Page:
As new hot spots emerge, the pandemic may be entering another phase.
The simplest way to track the progress of any outbreak is by seeing how many new cases and deaths are reported in a given area each day. And in the United States, falling numbers in some of the hardest-hit places have offered glimmers of hope. Totals for the country have been on a downward curve, and in former hot spots like New York and New Jersey, the counts appear to have peaked.
But infections and deaths are rising in more than a dozen states, as they are in countries around the world, an ominous sign that the pandemic may be entering a new phase.
Wisconsin saw its highest single-day increase in confirmed cases and deaths this week, two weeks after the state’s highest court overturned a stay-at-home order. Cases are also on the rise in Alabama, Arkansas, California and North Carolina, which on Thursday reported some of the state’s highest numbers of hospitalizations and reported deaths since the crisis began.
In metropolitan areas like Fayetteville, Ark.; Yuma, Ariz.; and Roanoke and Charlottesville, Va., data show new highs may be only days or weeks away.
Outbreaks have accelerated especially sharply in Argentina, Brazil, Colombia, Mexico and Peru, leading the World Health Organization to say on Tuesday that it considered the Americas to be the new center of the pandemic.
And although much of the Middle East seemed to avert early catastrophe even as the virus ravaged Iran, case counts have been swelling in Kuwait, Saudi Arabia, Qatar and the United Arab Emirates.
Reported cases are not perfect measures to chart the spread of the virus because they depend on how much testing is done. Death counts are less dependent on testing, though official numbers are typically undercounts. Both counts, though, can indicate how the outbreak is evolving, especially in places where lockdown rules are easing or where governments have been ineffective at slowing the spread, and offer early clues about new hot spots.
That is why Wisconsin is being closely monitored. Two weeks ago, the conservative majority on the State Supreme Court overturned that state’s stay-at-home order, effectively removing the most serious restrictions on residents.
It can take several weeks after changes in behavior — like the increased movement and interactions associated with the end of a stay-at-home order — for the effect on transmissions to be reflected in the data. In Wisconsin, there were indications that the virus was still spreading before the order was lifted. But in the weeks since restrictions were overturned, the case numbers have continued to grow.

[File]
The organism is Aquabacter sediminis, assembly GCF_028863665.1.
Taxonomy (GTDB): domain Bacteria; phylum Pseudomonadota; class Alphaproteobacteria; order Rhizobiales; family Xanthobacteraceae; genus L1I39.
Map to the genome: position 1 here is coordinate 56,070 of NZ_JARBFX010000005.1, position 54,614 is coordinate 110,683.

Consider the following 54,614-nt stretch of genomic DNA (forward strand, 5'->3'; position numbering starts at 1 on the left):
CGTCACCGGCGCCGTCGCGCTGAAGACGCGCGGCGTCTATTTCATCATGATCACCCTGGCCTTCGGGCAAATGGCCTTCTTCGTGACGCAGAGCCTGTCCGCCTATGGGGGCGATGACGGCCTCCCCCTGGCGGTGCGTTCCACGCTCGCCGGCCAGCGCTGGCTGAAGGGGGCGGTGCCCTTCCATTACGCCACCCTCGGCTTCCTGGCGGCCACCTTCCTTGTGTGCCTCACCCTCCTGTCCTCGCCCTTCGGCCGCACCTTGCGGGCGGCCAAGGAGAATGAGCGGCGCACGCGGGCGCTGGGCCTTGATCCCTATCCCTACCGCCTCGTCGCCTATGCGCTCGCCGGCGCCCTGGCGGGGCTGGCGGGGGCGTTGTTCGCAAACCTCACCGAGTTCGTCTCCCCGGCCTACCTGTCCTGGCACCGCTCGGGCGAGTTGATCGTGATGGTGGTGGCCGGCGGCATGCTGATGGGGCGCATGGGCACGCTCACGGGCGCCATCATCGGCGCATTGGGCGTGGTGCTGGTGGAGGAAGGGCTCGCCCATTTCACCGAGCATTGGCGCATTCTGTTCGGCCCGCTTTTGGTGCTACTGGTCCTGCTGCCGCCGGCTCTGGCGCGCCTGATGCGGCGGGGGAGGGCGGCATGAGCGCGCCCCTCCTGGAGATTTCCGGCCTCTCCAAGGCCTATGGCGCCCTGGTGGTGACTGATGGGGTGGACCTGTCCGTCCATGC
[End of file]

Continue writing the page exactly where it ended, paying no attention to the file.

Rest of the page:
“It worries us,” said Dr. Nasia Safdar, the medical director for infection prevention at the University of Wisconsin Hospital in Madison. “We wonder if this is a trend in an unfavorable direction.”
Upon arriving at work, employees should get a temperature and symptom check.
Inside the office, desks should be six feet apart. If that is not possible, employers should consider erecting plastic shields around them.
If followed, the guidelines would lead to a far-reaching remaking of the corporate work experience. They even upend years of advice on commuting, urging people to drive to work by themselves, instead of taking mass transportation or car-pooling, to avoid potential exposure to the virus.
The recommendations run from technical advice on ventilation systems (more open windows are most desirable) to a suggested abolition of communal perks like latte makers and snack bins. And some border on the impractical, if not near impossible: “Limit use and occupancy of elevators to maintain social distancing of at least 6 feet.”
Republicans planning their party’s convention on Thursday gave North Carolina’s governor a deadline of June 3 to approve safety measures to prevent the spread of the coronavirus during the event, planned for Charlotte in August. The move came as President Trump pressures Democratic leaders in the state to allow him to hold the kind of convention he wants, and as they cite public health concerns and say it is too soon to make a determination.
The Republican National Committee chairwoman, Ronna McDaniel, and the president of the convention committee, Marcia Lee Kelly, laid out the deadline in a joint letter to Gov. Roy Cooper.
The president has tried to force Mr. Cooper and Vi Lyles, the mayor of Charlotte, to commit quickly to a Republican plan for a party celebration in the biggest city in a state that Mr. Trump won in 2016.
But the letter also appeared to be an effort to put the onus on Mr. Cooper and Ms. Lyles, both of whom are Democrats, if Republicans end up trying to stage their convention in another state.
“We still do not have solid guidelines from the state and cannot in good faith, ask thousands of visitors to begin paying deposits and making travel plans without knowing the full commitment of the governor, elected officials and other stakeholders in supporting the convention,” Ms. McDaniel and Ms. Kelly wrote.
For millions of Americans left out of work by the pandemic, government assistance has been a lifeline preventing a plunge into poverty, hunger and financial ruin.
This summer, that lifeline could snap, reports Ben Casselman.